Abstract:

    Background: The number of adolescents with chronic health conditions (CHCs) continues to increase. Medication nonadherence is a global challenge among adolescents across chronic conditions and is associated with poor health outcomes. While there has been growing interest in the use of mHealth technology to improve medication adherence among adolescents with CHCs, particularly text messaging and mobile phone apps, there has been no prior systematic review of their efficacy. Objective: The purpose of this review was to systematically evaluate the most recent evidence for the efficacy of text messaging and mobile phone apps as interventions to promote medication adherence among adolescents with CHCs. Methods: PubMed, Embase, CENTRAL, PsycINFO, Web of Science, Google Scholar, and additional databases were searched from 1995 until November 2015. An additional hand search of related themes in the Journal of Medical Internet Research was also conducted. The Preferred Reporting Results of Systematic Reviews and Meta-Analyses guidelines were followed. Two reviewers independently screened titles/abstracts, assessed full-text articles, extracted data from included articles, and assessed their quality using Grades of Recommendation, Assessment, Development, and Evaluation criteria. Included studies were described in original research articles that targeted adherence in adolescents with CHCs (12-24 years-old). Results: Of the 1423 records examined, 15 met predefined criteria: text messaging (n=12) and mobile phone apps (n=3). Most studies were performed in the United States (11/15, 73%), were randomized-controlled trials (8/15, 53%), had a sample size <50 (11/15, 73%), and included adherence self-report and/or biomarkers (9/15, 60%). Only four studies were designed based on a theoretical framework. Approaches for text messaging and mobile phone app interventions varied across studies. Seven articles (7/15, 47%) reported significant improvement in adherence with moderate to large standardized mean differences. Most of the included studies were of low or moderate quality. Studies varied in sample size, methods of adherence assessment, and definition of adherence, which prohibited performing a meta-analysis. Conclusions: The use of text messaging and mobile phone app interventions to improve medication adherence among adolescents with CHCs has shown promising feasibility and acceptability, and there is modest evidence to support the efficacy of these interventions. Further evaluation of short- and long-term efficacy and cost-effectiveness of these interventions is warranted given the early and evolving state of the science.

  • OA Go mobile app. Source: Figure 1 from doi:10.2196/mhealth.7179; Copyright: The Authors; URL: http://mhealth.jmir.org/2017/5/e64/; License: Creative Commons Attribution (CC-BY).

    Assessing the Impact of a Novel Smartphone Application Compared With Standard Follow-Up on Mobility of Patients With Knee Osteoarthritis Following Treatment...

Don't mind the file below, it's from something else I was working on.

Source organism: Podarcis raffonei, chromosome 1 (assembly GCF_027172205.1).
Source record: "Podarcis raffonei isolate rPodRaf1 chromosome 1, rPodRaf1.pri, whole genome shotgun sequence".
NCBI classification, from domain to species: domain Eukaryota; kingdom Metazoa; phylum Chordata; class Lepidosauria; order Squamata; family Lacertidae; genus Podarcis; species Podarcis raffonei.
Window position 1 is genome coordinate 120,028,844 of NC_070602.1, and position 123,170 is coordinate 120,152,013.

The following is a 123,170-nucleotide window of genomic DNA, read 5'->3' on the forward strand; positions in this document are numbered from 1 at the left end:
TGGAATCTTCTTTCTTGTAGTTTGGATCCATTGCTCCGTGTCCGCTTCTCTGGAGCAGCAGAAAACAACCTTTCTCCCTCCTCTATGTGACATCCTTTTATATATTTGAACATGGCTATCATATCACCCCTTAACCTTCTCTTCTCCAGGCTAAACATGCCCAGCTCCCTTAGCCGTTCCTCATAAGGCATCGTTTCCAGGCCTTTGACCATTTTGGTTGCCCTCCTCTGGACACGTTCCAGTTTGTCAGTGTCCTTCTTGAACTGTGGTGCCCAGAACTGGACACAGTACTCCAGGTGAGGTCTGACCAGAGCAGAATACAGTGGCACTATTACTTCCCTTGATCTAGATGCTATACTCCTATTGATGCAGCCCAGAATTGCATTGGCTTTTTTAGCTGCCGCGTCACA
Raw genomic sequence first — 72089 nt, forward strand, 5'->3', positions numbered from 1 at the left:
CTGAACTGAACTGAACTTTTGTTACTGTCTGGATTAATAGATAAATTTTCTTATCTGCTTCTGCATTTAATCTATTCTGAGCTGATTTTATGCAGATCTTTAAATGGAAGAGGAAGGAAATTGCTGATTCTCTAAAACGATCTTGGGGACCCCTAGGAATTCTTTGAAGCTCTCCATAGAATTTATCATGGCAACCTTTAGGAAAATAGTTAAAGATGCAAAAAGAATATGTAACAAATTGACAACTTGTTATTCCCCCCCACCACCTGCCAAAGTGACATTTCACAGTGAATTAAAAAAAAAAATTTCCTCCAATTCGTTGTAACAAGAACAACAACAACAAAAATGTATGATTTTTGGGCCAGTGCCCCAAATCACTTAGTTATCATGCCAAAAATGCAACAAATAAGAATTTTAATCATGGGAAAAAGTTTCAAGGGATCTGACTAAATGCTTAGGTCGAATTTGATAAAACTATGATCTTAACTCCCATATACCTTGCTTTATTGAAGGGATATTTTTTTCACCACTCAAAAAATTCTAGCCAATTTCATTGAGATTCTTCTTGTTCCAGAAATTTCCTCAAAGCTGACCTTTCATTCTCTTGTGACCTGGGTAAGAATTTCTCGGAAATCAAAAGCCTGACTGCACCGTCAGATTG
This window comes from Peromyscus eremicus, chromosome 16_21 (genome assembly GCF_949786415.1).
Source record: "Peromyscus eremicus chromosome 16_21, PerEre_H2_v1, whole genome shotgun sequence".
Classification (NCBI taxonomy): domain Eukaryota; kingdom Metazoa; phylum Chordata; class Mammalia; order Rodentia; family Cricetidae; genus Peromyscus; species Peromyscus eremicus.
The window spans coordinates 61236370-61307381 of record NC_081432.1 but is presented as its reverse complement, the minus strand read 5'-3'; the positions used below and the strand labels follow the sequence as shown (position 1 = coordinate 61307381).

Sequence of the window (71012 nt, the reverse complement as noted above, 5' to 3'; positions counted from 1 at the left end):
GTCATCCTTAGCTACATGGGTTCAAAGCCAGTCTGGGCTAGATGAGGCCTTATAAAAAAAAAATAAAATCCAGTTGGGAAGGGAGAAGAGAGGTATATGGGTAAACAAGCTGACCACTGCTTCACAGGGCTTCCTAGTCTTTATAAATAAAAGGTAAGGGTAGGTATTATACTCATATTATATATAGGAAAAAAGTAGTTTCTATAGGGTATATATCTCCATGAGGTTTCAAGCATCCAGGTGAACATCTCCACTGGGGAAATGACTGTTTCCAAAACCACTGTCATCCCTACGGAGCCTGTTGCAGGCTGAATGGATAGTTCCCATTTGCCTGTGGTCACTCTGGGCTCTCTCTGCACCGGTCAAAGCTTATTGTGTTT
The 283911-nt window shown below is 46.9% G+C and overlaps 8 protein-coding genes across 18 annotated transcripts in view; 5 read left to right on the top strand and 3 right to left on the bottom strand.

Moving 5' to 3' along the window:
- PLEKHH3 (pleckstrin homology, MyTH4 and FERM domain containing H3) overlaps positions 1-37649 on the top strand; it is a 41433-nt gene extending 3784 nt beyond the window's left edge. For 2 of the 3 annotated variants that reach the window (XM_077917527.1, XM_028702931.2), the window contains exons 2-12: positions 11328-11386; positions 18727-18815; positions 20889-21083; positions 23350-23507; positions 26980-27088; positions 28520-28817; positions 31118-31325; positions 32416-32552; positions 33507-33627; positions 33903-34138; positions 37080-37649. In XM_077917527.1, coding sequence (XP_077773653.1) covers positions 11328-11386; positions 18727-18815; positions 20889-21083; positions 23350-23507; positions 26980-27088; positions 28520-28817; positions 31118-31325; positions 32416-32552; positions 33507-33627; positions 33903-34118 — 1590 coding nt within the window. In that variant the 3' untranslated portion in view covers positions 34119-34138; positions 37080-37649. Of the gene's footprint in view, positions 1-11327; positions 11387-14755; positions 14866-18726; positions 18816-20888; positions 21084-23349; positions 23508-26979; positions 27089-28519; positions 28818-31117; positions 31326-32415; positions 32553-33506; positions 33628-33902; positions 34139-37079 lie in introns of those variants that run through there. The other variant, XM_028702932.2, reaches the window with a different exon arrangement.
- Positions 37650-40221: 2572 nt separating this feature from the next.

Abstract:

    Background: Osteoarthritis (OA) is a leading cause of disability in the United States. Although no disease-modifying therapies exist, patients with knee OA who increase walking may reduce risk of functional limitations. Objective: The objective of the study is to evaluate the impact of a mobile app (OA GO) plus wearable activity monitor/pedometer (Jawbone UP 24) used for 90 days on the mobility of patients with knee OA treated with hylan G-F 20. Methods: Patients with knee OA aged 30 to 80 years who were eligible to receive hylan G-F 20 and were familiar with smartphone technology were enrolled in this randomized, multicenter, open-label study. Patients who had a body mass index above 35 kg/m2 were excluded. All patients received a single 6-mL injection of hylan G-F 20 and wore the Jawbone monitor. The patients were then randomized 1:1 to Jawbone and OA GO (Group A; n=107) with visible feedback (unblinded) or Jawbone only (Group B; n=104) with no visible feedback (blinded). The primary endpoint was mean change from baseline in steps per day at day 90 between Groups A and B. Results: Baseline characteristics were similar between groups. There were significant differences between the increases in least squares (LS) mean number of steps per day (1199 vs 467, P=.03) and the mean percentage change (35.8% vs 11.5%, P=.02) from baseline in favor of Group A over Group B. There was a greater reduction in pain from baseline during the 6-minute walk test in Group A versus Group B. (LS mean change: −55.3 vs −33.8, P=.007). Most patients (65.4%) and surveys of physicians (67.3%) reported they would be likely or very likely to use/recommend the devices. Patient Activity Measure-13 scores improved from baseline (LS mean change for Groups A and B: 5.0 vs 6.9), with no significant differences between groups. The occurrence of adverse events was similar in the 2 groups. Conclusions: Use of a novel smartphone app in conjunction with a wearable activity monitor provided additional improvement on mobility parameters such as steps per day and pain with walking in the 6-minute walk test in patients with knee OA who were treated with hylan G-F 20. Results also highlight the amenability of patients and physicians to using mobile health technology in the treatment of OA and suggest further study is warranted.

  • Source: Image created by the authors; Copyright: The authors; License: Creative Commons Attribution (CC-BY).

    eTEST: Developing a Smart Home HIV Testing Kit that Enables Active, Real-Time Follow-Up and Referral After Testing

    Abstract: